PCG belies Chinese news: PH buoys still in WPS
All 10 navigational buoys recently placed by the Philippine Coast Guard (PCG) in the West Philippine Sea (WPS) remained intact and in position, the agency said on Friday, belying reports that they had been removed by Chinese maritime militia.
“The PCG’s 10 buoys … remain in their designated locations,” Commodore Jay Tarriela, the PCG spokesperson for the WPS, told reporters in a message.
Tarriela’s remark sought to belie earlier reports by Chinese news agencies claiming Chinese “fishermen” had removed the buoys installed in the Kalayaan Island Group, which is within the Philippines’ 220-nautical-mile exclusive economic zone (EEZ).
“Under the protection of Chinese coast guard boats, Chinese fishermen fished out all the buoys deployed by the Philippines, which made the Philippine coast guard feel angry and helpless,” read a May 18 report from Sohu.com, a company based in Beijing.
Tensions rose in late May after both the Philippines and China installed several navigational buoys in the disputed waters.
The PCG installed five buoys marked with the nation’s flag from May 10-12 in the Philippine-occupied islands of Patag (Flat), Kota (Loaita), Panata (Lankiam Cay), and the fishing grounds of Balagtas (Irving) Reef and Julian Felipe (Whitsun) Reef, where dozens of suspected Chinese militia vessels continue to swarm despite repeated protests from the Philippines.
In 2022, the PCG also left buoys near Lawak (Nanshan), Likas (West York), Parola (Northeast Cay), and Pag-asa (Thitu) Island. In all, the PCG has installed 10 navigational buoys and plans to add six more this year at still undisclosed areas in the WPS.
Out of nine features currently occupied by the Philippines in the Kalayaan Island Group, which is part of Palawan province, only Rizal (Commodore) Reef and Ayungin (Second Thomas) Shoal do not have any installed buoy, despite Ayungin being a potential flashpoint in the WPS.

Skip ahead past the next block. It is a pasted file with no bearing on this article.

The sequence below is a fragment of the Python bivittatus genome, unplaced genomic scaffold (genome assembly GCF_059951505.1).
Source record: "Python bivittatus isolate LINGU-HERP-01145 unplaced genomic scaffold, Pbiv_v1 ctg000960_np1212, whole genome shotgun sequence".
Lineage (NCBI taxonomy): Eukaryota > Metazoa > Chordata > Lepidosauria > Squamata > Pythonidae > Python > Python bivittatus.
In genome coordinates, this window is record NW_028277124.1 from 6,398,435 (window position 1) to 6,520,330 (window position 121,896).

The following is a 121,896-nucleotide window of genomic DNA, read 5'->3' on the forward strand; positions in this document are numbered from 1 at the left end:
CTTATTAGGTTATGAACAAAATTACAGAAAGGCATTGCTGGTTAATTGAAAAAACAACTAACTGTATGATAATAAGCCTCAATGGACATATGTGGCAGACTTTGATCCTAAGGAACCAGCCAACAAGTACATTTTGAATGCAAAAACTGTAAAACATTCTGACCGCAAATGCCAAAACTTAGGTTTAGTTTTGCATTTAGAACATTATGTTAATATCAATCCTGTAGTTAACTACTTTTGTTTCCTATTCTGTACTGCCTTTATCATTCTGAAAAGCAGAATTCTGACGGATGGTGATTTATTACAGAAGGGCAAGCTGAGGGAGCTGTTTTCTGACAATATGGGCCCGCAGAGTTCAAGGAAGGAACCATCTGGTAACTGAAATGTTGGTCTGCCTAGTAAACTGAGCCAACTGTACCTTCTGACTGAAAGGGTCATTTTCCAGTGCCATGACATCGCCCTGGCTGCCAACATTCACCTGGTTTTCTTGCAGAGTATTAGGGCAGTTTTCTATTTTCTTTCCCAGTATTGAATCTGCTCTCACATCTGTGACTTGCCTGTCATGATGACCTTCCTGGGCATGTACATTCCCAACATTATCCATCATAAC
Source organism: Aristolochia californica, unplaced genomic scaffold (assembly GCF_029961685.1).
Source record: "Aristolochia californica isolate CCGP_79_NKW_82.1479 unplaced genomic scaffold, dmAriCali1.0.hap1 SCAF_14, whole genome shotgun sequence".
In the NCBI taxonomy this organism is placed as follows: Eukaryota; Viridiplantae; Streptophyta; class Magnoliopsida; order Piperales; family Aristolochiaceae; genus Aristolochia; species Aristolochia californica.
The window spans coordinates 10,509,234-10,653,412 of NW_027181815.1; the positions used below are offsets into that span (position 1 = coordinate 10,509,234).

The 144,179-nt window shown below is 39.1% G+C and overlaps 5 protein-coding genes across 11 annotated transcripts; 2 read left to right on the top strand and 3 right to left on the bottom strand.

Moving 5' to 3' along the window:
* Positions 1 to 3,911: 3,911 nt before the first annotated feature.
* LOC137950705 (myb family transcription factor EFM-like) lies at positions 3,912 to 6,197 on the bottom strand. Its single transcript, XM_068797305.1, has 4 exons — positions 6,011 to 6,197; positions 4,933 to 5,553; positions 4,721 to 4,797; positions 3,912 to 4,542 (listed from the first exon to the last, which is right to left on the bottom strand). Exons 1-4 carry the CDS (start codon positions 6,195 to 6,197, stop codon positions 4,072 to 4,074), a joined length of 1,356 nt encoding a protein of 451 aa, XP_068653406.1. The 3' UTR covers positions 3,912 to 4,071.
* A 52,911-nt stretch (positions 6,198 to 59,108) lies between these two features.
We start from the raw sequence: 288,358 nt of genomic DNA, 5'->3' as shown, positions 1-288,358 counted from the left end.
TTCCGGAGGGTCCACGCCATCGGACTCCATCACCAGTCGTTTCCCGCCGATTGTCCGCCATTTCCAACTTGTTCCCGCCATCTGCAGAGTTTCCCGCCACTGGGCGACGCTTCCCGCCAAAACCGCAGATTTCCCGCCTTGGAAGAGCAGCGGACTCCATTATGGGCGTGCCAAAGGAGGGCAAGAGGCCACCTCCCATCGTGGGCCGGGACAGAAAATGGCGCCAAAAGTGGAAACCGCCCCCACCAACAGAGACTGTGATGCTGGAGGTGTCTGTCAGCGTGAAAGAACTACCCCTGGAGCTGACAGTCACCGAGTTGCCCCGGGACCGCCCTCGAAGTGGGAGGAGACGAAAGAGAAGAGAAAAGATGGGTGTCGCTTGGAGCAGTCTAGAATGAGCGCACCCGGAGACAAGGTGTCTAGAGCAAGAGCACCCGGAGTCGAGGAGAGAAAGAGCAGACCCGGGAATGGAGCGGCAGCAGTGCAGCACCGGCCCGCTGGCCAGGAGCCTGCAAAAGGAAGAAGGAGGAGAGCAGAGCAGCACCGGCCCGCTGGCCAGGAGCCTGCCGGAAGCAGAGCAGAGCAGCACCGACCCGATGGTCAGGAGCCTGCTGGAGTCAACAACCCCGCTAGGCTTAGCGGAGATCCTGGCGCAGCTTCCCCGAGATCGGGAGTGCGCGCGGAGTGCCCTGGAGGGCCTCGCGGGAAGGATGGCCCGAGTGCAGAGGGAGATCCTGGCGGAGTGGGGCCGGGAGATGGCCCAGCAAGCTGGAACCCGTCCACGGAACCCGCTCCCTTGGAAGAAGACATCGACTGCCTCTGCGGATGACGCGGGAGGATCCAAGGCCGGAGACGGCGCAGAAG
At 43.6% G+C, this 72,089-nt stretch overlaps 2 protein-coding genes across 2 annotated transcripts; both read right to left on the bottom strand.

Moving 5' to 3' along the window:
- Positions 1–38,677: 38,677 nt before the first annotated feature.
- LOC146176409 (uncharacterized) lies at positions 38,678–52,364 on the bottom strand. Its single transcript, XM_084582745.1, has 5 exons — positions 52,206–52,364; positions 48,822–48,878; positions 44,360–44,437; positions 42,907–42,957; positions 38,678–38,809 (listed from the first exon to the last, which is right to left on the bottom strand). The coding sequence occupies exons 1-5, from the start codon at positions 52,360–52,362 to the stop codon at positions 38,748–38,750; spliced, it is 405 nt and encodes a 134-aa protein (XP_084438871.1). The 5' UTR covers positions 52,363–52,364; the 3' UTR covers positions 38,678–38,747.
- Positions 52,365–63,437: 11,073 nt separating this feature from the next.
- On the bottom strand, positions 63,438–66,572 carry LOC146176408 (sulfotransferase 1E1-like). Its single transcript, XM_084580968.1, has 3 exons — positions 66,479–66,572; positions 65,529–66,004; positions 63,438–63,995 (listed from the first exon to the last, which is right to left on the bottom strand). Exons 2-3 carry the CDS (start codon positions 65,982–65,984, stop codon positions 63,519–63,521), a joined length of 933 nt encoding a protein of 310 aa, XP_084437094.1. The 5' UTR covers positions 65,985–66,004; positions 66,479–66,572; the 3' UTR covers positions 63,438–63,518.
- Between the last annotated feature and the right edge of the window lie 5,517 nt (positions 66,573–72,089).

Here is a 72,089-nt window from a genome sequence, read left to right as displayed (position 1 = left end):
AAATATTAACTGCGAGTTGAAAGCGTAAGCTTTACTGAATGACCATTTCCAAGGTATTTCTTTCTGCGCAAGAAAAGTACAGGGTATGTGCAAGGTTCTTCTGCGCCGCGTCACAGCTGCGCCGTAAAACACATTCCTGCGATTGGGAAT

The installation of buoys is part of the PCG’s commitment to assert the country’s sovereignty over the WPS, PCG Commandant Adm. Artemio Abu said.
“Tensions and disputes over territory occur [because] boundaries at sea are merely imaginary lines drawn on water,” Abu said during the arrival honors for the buoy-laying contingent in Port Area, Manila, on May 15. “The marine buoys are as close as we can get to internationally recognized markers of our territory.”
Tit for tat
Abu noted that “[t]hese imaginary lines move and change with every perspective, every map, and every nation with its own interest. [Thus], it is important for us to mark our territory by solidifying these boundaries [and] announcing to the world the scope of our sovereignty.”
On May 22, it was China’s turn to deploy buoys, sending out two vessels to the WPS. The PCG then dispatched the ship Malapascua to monitor the Chinese activities.
On May 24, China’s transport ministry confirmed that three beacons had been placed close to Balagtas, Julian Felipe and Gaven Reefs (Burgos Reefs), the last under China’s control since 1988.
Philippine authorities had earlier warned China of “serious repercussions” if the buoys installed within Manila’s EEZ were removed.
“If we have evidence that they’d deliberately take out our installed buoys, which we believe are legitimate, there will be serious repercussions,” said Vice Adm. Joseph Coyme, commander of the PCG’s Task Force Kaligtasan sa Karagatan.
“What we need to do is produce necessary evidence and forward them to the [Department of Foreign Affairs] and the NTF-WPS (National Task Force on West Philippine Sea). It’s up to them to take action as far as diplomatic [response] is concerned,” he added.